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china-asia-human-rightsLondon: - With the crisis in Tibet deepening and with Tibetans facing increasing restrictions on their human rights and civil liberties, Tibet Society urges the UK government to use the upcoming UK-China Human Rights Dialogue (20-21 May) to stand up for Tibet and call on China to end its crackdown on human and civil rights in Tibet and peacefully resolve the grievances of the Tibetan people.

"William Hague has publicly stated the UK government should not be afraid to advocate universal human rights with China. Now is the time for the UK to act on this belief. Now is the time for the UK to stand up for Tibet," Philippa Carrick, CEO of Tibet Society said in a statement issued on 16 May 2014 . "China's actions in Tibet are unacceptable and this is the message the UK government must convey to China."

Ms Carrick continued, "Tibetans in Tibet today face intolerable restrictions on religion, culture and language. This is on top of the routine denial of freedom of expression. In recent weeks, Tibetans have been tried and sentenced in secret, and jailed for up to 13 years for taking part in peaceful protests. World governments should not, and must not, allow China to continue to so blatantly disregard international norms both in rule of law or human rights. What purpose is there to bilateral human rights dialogue unless governments use the occasion to press for substantive and meaningful progress in bringing freedoms and rights to the people of China and Tibet?"

On 20-21 May, the UK-China Human Rights Dialogue is due to resume after a hiatus of two years. The Dialogue was originally scheduled for 14-15 April but was called off unilaterally by China. Government sources told Tibet Society they understood China scrubbed the meeting over its objection to an intervention by the UK at the UN Human Rights Council. The UK had supported a motion for a minute's silence in memory of Chinese human rights defender Cao Shunli, who died on 14 March whilst in custody.

The agenda for the April meeting was also a source of contention for China, which included issues such as freedom of expression and ethnic minority rights. The agenda for the rescheduled meeting is not known, but Tibet Society has been assured the basis of the agenda would not be compromised as there would be little point to talks if there was no possibility of anything substantive being discussed.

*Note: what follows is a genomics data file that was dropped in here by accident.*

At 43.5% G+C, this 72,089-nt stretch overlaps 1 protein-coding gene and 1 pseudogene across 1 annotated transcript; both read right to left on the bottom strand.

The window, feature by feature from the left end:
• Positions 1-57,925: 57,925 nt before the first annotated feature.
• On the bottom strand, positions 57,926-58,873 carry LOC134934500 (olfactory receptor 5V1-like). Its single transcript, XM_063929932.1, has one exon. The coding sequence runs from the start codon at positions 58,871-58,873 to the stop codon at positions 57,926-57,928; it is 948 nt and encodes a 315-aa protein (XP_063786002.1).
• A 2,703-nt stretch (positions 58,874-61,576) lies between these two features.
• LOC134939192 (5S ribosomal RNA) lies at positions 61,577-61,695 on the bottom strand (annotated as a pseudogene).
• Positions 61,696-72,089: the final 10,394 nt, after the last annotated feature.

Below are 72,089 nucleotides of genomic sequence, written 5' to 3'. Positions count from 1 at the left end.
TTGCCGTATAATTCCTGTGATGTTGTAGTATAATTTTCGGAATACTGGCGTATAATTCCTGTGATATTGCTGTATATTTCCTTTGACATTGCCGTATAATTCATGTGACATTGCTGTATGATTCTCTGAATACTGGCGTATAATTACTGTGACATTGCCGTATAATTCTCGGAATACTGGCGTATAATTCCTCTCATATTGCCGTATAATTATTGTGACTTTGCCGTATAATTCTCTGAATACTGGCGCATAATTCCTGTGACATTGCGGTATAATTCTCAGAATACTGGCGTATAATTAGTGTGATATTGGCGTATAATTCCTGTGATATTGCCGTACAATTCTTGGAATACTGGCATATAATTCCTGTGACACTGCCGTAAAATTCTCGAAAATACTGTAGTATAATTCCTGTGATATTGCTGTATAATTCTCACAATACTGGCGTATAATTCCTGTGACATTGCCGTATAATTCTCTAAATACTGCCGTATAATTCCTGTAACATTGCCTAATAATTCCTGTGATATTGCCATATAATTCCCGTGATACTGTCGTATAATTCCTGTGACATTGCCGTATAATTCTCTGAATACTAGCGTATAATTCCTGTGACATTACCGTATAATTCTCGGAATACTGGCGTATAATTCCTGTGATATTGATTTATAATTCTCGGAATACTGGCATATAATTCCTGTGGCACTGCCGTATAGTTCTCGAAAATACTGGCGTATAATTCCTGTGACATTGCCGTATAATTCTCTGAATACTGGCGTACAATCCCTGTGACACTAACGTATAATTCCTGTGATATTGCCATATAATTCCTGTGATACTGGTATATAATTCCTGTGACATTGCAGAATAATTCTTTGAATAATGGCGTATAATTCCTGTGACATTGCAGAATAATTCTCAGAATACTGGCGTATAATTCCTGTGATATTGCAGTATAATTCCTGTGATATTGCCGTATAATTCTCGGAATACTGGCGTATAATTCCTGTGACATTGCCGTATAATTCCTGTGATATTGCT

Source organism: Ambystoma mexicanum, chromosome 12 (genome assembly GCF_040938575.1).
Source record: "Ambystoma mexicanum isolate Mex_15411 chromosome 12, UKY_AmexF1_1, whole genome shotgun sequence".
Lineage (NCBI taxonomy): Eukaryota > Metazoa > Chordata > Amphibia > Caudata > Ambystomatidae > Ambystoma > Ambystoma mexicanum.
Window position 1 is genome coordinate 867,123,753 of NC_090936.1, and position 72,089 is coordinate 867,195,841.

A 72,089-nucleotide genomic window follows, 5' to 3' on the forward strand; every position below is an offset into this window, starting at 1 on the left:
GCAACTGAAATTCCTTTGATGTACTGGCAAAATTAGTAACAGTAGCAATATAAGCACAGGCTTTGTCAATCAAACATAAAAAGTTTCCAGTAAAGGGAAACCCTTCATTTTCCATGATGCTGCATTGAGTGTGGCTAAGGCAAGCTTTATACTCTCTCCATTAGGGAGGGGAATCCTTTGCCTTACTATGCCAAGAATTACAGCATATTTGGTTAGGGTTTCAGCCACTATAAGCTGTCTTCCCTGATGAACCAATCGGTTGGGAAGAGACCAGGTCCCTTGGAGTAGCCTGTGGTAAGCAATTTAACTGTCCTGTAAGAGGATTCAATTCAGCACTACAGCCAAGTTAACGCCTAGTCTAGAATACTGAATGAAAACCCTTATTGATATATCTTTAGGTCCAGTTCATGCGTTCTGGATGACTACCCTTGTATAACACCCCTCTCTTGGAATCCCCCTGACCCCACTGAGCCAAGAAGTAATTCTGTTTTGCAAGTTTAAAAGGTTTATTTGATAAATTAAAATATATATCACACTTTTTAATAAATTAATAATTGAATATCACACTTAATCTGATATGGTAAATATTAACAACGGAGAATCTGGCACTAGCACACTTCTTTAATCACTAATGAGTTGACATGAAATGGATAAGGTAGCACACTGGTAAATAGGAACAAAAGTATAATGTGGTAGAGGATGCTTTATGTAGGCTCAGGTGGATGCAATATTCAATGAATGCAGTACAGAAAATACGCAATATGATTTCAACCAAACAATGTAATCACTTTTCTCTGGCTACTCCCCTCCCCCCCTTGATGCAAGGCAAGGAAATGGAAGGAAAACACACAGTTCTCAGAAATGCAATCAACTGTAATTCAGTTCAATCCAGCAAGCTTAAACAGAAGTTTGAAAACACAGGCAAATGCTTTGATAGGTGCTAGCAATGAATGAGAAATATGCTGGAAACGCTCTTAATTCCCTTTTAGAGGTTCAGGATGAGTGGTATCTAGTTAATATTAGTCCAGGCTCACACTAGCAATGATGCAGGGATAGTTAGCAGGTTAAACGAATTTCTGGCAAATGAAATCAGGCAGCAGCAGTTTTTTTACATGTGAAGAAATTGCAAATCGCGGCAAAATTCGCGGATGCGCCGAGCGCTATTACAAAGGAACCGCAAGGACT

In April, Tibet Society, as part of a coalition of NGOs, submitted a briefing paper to the UK Foreign Office. The paper outlined key human rights concerns in China and Tibet and provided a series of recommendations for the UK government to urge the Chinese government to take.

Amongst the recommendations are the ratification and adherence to international human rights treaties, the abolition of arbitrary detention, a moratorium on the death penalty and the release of all imprisoned human rights defenders.

In particular, Tibet Society is calling on the UK government to urge China to end their policies in Tibet which restrict religious, cultural and linguistic freedoms, and to press for full and open access to Tibet for media, diplomats and international observers.

In light of China's recent acceptance of a visit by the UN High Commissioner for Human Rights, Tibet Society is calling on the UK government to urge China to provide a date for this visit and to guarantee Ms Pillay free and unfettered access to Tibet.

In April, news of a series of harsh prison sentences for Tibetans emerged, handed down to those involved in peaceful protests in October 2013. The sentences, meted out following trials held in secret and without due process, range from 10 to 13 years and stem from an initial rejection by Tibetans to official government orders to fly Chinese flags from their homes. In addition, a senior monk has been sentenced to 18 years in prison simply for the possession of photos and recordings of the Dalai Lama .

Tibet Society urges the UK government to call on China to not only release these Tibetans who were expressing themselves in a peaceful manner, but to give assurances that all future trials are held in an open and transparent manner and follow universally-accepted standards which allow due process.